Crouching behind the tall grass in our hasty, makeshift blind, my buddy Rick and I waited and watched, shotguns ready. His golden retriever Gunner whimpered with excitement as our buzzing targets made their way upriver, just above the surface. Like a squadron of small fighter jets, they banked hard following the contours of the winding river unaware of us. Just coming into range, Rick yelled “take ‘em” as they closed onto our location along the bank. By the time we stood they were almost on top of us and close enough to hear their wing beats.
Although we knew they were there it was still surprising to see them nearly in our faces! The lead drake was so close I could see the color in his eye as I started my swing. I had to get out in front of him quickly for the shot before they kicked in the afterburners. Squeezing the first shot, I saw him and an immature drake behind him crumple, splashing and skipping across the surface. Rick’s shot was a half second behind mine as I saw two more in the back fall out.
Just as I began my swing at the rest of the flock, they flared up and we both missed. The remaining four Barrow’s goldeneye split into two groups and went in different directions. I dropped a hen with my last shot and Rick didn’t shoot, giving Gunner the command to fetch. A blonde flash out of the corner of my eye launching into the river with the eager retriever splash. It was great to watch him pick the birds up with all the athleticism he had.
Rick was grinning proudly as that was Gunner’s first retrieve of the year, praising him as he swam back in. Shotgunning the Kodiak Island rivers for the many different varieties of waterfowl was literally a blast. At the time I was new to duck and goose hunting Alaska but was fast becoming addicted to it. It had been years since I first duck hunted in Arkansas and was quickly reminded how much fun it was.
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The few times I hunted Arkansas was for mallard and green-wing teal. Kodiak I found out had them also, along with other puddle ducks, divers, and fantastic sea ducks. Ducks were my primary source of hunting Alaska in my first year as I waited to become a resident. And it was a great way to learn about the outdoors in a new rugged land. In Alaska, dogs are not the only retrievers there as I lost several ducks to eagles and sea lions.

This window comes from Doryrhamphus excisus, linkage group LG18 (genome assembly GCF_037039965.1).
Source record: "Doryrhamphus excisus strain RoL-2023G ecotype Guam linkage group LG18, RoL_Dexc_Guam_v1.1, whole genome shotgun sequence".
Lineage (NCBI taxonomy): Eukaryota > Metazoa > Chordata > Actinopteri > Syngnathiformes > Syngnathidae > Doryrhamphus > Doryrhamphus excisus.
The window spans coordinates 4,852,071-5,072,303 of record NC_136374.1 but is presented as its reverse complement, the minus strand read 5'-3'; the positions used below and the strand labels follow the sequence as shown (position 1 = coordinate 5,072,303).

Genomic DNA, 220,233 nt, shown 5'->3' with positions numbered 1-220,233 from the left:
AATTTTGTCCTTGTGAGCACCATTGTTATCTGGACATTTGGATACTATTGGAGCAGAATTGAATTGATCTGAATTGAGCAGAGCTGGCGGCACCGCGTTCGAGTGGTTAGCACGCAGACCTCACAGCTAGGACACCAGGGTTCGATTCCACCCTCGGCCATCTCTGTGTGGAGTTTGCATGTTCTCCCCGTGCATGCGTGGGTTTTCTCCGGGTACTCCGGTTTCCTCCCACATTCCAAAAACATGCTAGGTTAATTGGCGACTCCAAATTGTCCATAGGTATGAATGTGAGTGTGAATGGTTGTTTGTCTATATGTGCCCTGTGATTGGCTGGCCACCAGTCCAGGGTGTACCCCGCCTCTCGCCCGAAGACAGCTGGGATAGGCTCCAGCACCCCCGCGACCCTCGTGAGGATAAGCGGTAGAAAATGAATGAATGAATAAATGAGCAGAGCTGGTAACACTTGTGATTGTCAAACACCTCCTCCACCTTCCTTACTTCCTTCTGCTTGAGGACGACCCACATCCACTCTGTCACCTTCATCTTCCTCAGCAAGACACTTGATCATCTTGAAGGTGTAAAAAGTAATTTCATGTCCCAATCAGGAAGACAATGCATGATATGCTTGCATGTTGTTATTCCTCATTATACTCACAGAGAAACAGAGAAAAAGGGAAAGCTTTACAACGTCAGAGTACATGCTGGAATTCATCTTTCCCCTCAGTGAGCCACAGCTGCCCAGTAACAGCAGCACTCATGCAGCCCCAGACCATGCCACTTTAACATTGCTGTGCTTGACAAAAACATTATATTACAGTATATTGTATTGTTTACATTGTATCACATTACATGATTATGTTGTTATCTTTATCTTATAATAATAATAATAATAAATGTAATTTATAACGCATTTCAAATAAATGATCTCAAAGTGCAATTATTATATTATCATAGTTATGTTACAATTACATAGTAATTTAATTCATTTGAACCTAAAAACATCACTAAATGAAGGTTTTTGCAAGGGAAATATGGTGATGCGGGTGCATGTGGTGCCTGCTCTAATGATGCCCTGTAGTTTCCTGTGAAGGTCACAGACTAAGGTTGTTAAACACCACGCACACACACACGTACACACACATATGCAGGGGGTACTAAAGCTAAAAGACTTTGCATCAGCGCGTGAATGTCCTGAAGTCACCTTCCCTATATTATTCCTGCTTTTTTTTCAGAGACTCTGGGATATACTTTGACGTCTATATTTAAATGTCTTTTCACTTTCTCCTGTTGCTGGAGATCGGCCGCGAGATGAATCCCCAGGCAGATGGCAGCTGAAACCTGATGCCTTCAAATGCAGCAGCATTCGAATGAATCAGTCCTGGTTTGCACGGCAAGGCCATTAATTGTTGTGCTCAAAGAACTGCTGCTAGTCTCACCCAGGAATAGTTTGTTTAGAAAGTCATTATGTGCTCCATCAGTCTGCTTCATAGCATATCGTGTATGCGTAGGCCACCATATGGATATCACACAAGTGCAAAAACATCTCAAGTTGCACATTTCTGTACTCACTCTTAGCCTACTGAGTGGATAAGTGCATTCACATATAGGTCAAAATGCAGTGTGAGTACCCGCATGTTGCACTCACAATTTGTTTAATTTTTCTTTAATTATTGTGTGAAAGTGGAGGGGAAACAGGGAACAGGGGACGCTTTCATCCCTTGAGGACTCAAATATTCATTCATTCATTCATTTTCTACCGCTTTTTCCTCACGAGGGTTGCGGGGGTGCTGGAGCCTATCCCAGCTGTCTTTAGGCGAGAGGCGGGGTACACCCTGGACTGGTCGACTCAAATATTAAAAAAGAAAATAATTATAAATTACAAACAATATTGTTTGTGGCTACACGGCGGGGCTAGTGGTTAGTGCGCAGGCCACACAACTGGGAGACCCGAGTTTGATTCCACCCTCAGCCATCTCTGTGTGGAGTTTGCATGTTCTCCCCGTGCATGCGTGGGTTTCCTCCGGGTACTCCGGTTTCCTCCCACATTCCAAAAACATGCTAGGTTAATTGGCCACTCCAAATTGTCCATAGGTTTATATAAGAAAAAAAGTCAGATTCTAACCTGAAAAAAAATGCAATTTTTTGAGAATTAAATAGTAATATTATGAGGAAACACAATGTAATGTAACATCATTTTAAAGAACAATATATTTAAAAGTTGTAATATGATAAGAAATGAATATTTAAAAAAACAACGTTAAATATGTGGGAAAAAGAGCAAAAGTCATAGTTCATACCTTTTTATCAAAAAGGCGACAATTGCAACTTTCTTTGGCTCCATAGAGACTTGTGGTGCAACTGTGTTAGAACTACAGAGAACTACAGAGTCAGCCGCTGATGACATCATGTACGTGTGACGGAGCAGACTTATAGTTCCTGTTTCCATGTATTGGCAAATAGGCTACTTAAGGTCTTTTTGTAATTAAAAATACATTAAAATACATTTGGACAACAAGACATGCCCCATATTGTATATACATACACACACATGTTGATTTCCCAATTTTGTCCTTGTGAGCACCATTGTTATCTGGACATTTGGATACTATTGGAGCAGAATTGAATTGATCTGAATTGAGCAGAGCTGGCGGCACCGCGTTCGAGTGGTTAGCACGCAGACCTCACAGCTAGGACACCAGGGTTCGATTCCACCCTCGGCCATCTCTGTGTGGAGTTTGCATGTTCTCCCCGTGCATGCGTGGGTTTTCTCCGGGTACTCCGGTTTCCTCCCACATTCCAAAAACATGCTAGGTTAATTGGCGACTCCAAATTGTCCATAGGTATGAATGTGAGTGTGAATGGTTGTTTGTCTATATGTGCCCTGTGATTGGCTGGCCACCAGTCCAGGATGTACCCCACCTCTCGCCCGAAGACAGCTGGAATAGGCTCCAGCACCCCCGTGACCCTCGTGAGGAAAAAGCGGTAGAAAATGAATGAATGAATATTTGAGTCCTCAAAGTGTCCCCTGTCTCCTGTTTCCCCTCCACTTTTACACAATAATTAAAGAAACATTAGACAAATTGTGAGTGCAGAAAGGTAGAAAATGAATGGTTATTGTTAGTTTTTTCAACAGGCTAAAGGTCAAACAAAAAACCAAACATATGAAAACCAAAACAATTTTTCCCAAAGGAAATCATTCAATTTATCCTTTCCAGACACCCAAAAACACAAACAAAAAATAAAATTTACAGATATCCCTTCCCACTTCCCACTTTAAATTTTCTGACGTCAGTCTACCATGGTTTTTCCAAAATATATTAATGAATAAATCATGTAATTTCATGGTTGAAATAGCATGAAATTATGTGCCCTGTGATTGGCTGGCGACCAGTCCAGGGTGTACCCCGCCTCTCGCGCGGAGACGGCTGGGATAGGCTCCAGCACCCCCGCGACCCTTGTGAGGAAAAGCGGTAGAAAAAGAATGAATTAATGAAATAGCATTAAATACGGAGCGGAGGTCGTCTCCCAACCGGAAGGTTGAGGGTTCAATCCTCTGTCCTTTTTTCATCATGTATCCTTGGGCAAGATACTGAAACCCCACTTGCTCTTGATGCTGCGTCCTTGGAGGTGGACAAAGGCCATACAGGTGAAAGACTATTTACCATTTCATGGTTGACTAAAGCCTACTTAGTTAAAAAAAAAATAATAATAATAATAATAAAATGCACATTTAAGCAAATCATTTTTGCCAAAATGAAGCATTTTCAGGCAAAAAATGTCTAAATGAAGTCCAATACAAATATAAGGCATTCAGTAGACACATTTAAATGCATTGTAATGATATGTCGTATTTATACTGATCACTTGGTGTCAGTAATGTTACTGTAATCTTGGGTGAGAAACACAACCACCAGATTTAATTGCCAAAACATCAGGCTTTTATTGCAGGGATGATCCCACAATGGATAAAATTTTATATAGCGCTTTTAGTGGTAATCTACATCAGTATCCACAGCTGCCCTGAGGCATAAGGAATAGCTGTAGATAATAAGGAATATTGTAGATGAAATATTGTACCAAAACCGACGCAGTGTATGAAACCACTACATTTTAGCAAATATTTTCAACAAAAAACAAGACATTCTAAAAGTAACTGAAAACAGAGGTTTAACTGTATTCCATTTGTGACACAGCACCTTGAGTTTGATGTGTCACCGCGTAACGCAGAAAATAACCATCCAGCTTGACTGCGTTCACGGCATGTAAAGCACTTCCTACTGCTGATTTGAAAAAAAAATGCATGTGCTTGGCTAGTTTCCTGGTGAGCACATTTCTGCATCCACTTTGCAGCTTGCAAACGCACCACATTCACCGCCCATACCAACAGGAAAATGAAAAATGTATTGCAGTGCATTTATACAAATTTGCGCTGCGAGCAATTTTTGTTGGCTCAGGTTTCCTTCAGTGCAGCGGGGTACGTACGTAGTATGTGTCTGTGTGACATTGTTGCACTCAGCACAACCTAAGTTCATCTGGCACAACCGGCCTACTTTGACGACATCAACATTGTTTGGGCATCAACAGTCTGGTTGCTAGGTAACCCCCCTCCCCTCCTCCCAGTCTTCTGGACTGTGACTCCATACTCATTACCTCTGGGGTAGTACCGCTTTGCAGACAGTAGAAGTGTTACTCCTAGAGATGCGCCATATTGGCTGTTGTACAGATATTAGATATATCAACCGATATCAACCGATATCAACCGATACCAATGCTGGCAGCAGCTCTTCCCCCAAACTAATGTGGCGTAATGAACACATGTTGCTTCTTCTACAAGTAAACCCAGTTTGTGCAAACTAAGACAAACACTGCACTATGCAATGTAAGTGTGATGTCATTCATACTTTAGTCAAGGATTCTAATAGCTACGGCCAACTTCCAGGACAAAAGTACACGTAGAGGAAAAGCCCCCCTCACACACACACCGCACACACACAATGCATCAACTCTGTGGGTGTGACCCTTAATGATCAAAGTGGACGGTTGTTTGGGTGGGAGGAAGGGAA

Years later when I duck hunted Germany there weren’t any golden or Labrador retrievers around. The preferred dog for most hunting of any kind was, you guessed it, the German Shorthair Pointer (GSP). They are trained to be very versatile dogs, able to hunt many different species including roe deer. It took some time getting used to seeing them duck hunting and filling the traditional retriever role. But the ones I was privileged to observe were extremely athletic and more than capable.
I was pleasantly surprised that we hunted for mallards as I didn’t know they were also found in Europe. Duck hunting isn’t as popular there as it is here in the states, so the hunting pressure was next to nothing. This made calling them less difficult and lots of fun. There is really something special about watching a flock fly over and see them turn and come into your calling. We hunted the famous Rhine River that begins in Switzerland flowing north through Germany, the Netherlands into the North Sea.